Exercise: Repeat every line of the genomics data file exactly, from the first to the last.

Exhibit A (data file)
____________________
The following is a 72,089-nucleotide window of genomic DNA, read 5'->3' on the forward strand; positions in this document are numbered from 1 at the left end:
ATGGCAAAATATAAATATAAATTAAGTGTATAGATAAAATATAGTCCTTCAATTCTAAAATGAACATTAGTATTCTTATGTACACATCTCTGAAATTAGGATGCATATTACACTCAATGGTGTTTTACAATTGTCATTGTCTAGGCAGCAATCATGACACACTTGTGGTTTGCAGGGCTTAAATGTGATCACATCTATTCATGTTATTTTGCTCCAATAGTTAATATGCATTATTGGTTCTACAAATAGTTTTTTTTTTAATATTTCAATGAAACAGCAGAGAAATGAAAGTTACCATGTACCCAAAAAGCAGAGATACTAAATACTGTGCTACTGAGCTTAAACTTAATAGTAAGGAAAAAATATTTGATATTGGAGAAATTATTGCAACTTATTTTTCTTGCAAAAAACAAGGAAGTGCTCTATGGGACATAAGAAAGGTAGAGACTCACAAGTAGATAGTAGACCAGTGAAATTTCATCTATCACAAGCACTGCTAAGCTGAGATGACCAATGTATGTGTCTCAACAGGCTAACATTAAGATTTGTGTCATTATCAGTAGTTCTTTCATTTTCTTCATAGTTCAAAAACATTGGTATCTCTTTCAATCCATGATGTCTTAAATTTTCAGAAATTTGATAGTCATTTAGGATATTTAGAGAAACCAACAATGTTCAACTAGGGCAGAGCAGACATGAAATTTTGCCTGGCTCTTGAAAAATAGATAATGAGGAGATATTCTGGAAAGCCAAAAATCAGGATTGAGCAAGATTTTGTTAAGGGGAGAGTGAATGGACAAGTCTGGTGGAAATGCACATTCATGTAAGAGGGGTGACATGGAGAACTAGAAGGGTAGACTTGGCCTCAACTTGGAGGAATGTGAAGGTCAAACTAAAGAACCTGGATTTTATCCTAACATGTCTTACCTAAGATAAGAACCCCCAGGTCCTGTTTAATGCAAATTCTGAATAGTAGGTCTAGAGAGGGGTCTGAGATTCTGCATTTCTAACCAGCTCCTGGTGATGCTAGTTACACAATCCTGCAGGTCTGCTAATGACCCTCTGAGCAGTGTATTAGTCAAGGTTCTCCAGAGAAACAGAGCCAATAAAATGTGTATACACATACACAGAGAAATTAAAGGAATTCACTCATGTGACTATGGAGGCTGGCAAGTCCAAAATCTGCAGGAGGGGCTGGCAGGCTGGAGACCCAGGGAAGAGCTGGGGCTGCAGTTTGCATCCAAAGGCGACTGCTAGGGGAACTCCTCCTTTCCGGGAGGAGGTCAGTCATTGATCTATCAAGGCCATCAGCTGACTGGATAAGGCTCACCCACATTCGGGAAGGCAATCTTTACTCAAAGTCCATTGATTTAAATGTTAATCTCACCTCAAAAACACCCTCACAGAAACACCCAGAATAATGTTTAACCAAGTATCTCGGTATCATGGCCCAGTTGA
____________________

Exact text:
The following is a 72,089-nucleotide window of genomic DNA, read 5'->3' on the forward strand; positions in this document are numbered from 1 at the left end:
ATGGCAAAATATAAATATAAATTAAGTGTATAGATAAAATATAGTCCTTCAATTCTAAAATGAACATTAGTATTCTTATGTACACATCTCTGAAATTAGGATGCATATTACACTCAATGGTGTTTTACAATTGTCATTGTCTAGGCAGCAATCATGACACACTTGTGGTTTGCAGGGCTTAAATGTGATCACATCTATTCATGTTATTTTGCTCCAATAGTTAATATGCATTATTGGTTCTACAAATAGTTTTTTTTTTAATATTTCAATGAAACAGCAGAGAAATGAAAGTTACCATGTACCCAAAAAGCAGAGATACTAAATACTGTGCTACTGAGCTTAAACTTAATAGTAAGGAAAAAATATTTGATATTGGAGAAATTATTGCAACTTATTTTTCTTGCAAAAAACAAGGAAGTGCTCTATGGGACATAAGAAAGGTAGAGACTCACAAGTAGATAGTAGACCAGTGAAATTTCATCTATCACAAGCACTGCTAAGCTGAGATGACCAATGTATGTGTCTCAACAGGCTAACATTAAGATTTGTGTCATTATCAGTAGTTCTTTCATTTTCTTCATAGTTCAAAAACATTGGTATCTCTTTCAATCCATGATGTCTTAAATTTTCAGAAATTTGATAGTCATTTAGGATATTTAGAGAAACCAACAATGTTCAACTAGGGCAGAGCAGACATGAAATTTTGCCTGGCTCTTGAAAAATAGATAATGAGGAGATATTCTGGAAAGCCAAAAATCAGGATTGAGCAAGATTTTGTTAAGGGGAGAGTGAATGGACAAGTCTGGTGGAAATGCACATTCATGTAAGAGGGGTGACATGGAGAACTAGAAGGGTAGACTTGGCCTCAACTTGGAGGAATGTGAAGGTCAAACTAAAGAACCTGGATTTTATCCTAACATGTCTTACCTAAGATAAGAACCCCCAGGTCCTGTTTAATGCAAATTCTGAATAGTAGGTCTAGAGAGGGGTCTGAGATTCTGCATTTCTAACCAGCTCCTGGTGATGCTAGTTACACAATCCTGCAGGTCTGCTAATGACCCTCTGAGCAGTGTATTAGTCAAGGTTCTCCAGAGAAACAGAGCCAATAAAATGTGTATACACATACACAGAGAAATTAAAGGAATTCACTCATGTGACTATGGAGGCTGGCAAGTCCAAAATCTGCAGGAGGGGCTGGCAGGCTGGAGACCCAGGGAAGAGCTGGGGCTGCAGTTTGCATCCAAAGGCGACTGCTAGGGGAACTCCTCCTTTCCGGGAGGAGGTCAGTCATTGATCTATCAAGGCCATCAGCTGACTGGATAAGGCTCACCCACATTCGGGAAGGCAATCTTTACTCAAAGTCCATTGATTTAAATGTTAATCTCACCTCAAAAACACCCTCACAGAAACACCCAGAATAATGTTTAACCAAGTATCTCGGTATCATGGCCCAGTTGA